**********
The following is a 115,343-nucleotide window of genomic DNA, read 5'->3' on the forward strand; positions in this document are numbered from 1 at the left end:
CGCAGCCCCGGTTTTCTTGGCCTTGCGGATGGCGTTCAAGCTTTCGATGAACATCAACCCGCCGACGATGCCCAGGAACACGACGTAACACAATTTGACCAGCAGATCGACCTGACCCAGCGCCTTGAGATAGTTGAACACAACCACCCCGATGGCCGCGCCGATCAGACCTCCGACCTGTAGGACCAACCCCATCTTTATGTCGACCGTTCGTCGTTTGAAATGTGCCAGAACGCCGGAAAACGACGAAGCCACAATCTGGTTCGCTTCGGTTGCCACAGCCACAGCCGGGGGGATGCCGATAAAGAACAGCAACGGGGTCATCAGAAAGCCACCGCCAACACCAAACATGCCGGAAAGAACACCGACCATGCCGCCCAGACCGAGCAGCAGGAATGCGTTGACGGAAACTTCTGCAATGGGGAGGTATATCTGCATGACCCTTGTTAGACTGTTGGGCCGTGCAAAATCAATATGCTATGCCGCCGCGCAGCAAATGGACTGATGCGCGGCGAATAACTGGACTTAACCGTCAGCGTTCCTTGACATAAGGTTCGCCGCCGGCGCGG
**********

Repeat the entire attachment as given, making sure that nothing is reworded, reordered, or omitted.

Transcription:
The following is a 115,343-nucleotide window of genomic DNA, read 5'->3' on the forward strand; positions in this document are numbered from 1 at the left end:
CGCAGCCCCGGTTTTCTTGGCCTTGCGGATGGCGTTCAAGCTTTCGATGAACATCAACCCGCCGACGATGCCCAGGAACACGACGTAACACAATTTGACCAGCAGATCGACCTGACCCAGCGCCTTGAGATAGTTGAACACAACCACCCCGATGGCCGCGCCGATCAGACCTCCGACCTGTAGGACCAACCCCATCTTTATGTCGACCGTTCGTCGTTTGAAATGTGCCAGAACGCCGGAAAACGACGAAGCCACAATCTGGTTCGCTTCGGTTGCCACAGCCACAGCCGGGGGGATGCCGATAAAGAACAGCAACGGGGTCATCAGAAAGCCACCGCCAACACCAAACATGCCGGAAAGAACACCGACCATGCCGCCCAGACCGAGCAGCAGGAATGCGTTGACGGAAACTTCTGCAATGGGGAGGTATATCTGCATGACCCTTGTTAGACTGTTGGGCCGTGCAAAATCAATATGCTATGCCGCCGCGCAGCAAATGGACTGATGCGCGGCGAATAACTGGACTTAACCGTCAGCGTTCCTTGACATAAGGTTCGCCGCCGGCGCGG